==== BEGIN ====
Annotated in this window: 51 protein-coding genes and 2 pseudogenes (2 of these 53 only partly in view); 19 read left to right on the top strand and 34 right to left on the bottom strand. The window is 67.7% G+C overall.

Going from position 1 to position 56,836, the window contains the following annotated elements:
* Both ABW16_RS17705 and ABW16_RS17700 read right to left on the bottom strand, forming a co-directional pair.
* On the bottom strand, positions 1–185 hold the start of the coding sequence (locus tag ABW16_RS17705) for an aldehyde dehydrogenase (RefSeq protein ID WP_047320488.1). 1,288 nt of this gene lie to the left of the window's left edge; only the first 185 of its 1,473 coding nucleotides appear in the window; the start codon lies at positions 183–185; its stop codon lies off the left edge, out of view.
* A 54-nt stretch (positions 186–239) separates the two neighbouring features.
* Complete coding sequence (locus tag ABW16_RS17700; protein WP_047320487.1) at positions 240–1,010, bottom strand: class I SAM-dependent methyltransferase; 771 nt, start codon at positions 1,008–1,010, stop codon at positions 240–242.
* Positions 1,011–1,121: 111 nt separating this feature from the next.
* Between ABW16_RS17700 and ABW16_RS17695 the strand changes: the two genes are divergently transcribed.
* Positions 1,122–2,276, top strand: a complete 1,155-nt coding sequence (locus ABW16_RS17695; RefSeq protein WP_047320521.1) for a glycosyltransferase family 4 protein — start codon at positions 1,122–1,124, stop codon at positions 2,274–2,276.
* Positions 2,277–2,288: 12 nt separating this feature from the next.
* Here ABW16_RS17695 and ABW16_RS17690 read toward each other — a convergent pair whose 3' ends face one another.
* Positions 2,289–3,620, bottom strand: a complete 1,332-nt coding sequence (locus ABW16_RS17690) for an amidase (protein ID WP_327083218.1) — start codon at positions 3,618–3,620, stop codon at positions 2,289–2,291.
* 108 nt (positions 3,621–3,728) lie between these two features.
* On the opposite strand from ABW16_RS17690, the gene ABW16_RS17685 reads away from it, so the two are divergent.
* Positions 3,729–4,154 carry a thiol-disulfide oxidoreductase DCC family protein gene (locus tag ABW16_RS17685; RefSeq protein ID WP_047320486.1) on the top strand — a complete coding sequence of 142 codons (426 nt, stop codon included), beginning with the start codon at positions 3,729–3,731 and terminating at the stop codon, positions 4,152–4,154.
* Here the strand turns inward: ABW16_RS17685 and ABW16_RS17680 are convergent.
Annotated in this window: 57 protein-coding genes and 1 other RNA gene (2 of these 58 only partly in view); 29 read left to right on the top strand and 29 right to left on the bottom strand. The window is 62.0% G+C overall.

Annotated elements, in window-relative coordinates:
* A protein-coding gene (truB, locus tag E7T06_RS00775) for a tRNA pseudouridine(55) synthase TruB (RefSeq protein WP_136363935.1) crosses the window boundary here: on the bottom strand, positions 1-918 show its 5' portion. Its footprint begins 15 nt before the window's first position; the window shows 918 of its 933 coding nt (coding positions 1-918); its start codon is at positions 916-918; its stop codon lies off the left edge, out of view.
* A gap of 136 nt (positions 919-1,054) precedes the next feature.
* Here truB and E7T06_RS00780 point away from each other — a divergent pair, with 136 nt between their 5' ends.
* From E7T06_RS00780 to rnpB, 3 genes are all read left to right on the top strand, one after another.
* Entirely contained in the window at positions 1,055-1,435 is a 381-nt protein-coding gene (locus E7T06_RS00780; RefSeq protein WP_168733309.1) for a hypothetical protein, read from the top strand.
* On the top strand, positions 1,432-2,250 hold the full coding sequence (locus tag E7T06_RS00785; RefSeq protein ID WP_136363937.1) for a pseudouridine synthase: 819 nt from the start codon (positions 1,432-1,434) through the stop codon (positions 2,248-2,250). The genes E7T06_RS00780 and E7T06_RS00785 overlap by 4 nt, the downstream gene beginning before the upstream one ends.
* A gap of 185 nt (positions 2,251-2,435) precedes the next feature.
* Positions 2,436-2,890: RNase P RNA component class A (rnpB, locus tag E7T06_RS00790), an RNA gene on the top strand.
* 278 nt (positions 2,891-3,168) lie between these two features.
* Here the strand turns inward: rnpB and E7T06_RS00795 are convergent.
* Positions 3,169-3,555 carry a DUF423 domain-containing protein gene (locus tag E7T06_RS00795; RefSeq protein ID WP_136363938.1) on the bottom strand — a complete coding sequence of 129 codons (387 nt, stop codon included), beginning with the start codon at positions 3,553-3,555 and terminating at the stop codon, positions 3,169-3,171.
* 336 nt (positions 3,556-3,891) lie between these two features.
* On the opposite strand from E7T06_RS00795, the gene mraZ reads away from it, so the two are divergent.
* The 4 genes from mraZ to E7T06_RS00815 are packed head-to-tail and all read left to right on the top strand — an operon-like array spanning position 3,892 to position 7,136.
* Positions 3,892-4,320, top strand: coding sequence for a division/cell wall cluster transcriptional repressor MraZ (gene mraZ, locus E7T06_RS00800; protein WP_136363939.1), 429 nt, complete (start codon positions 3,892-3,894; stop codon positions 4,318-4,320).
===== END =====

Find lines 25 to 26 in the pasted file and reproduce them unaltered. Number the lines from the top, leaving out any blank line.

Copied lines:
* A gap of 185 nt (positions 2,251-2,435) precedes the next feature.
* Positions 2,436-2,890: RNase P RNA component class A (rnpB, locus tag E7T06_RS00790), an RNA gene on the top strand.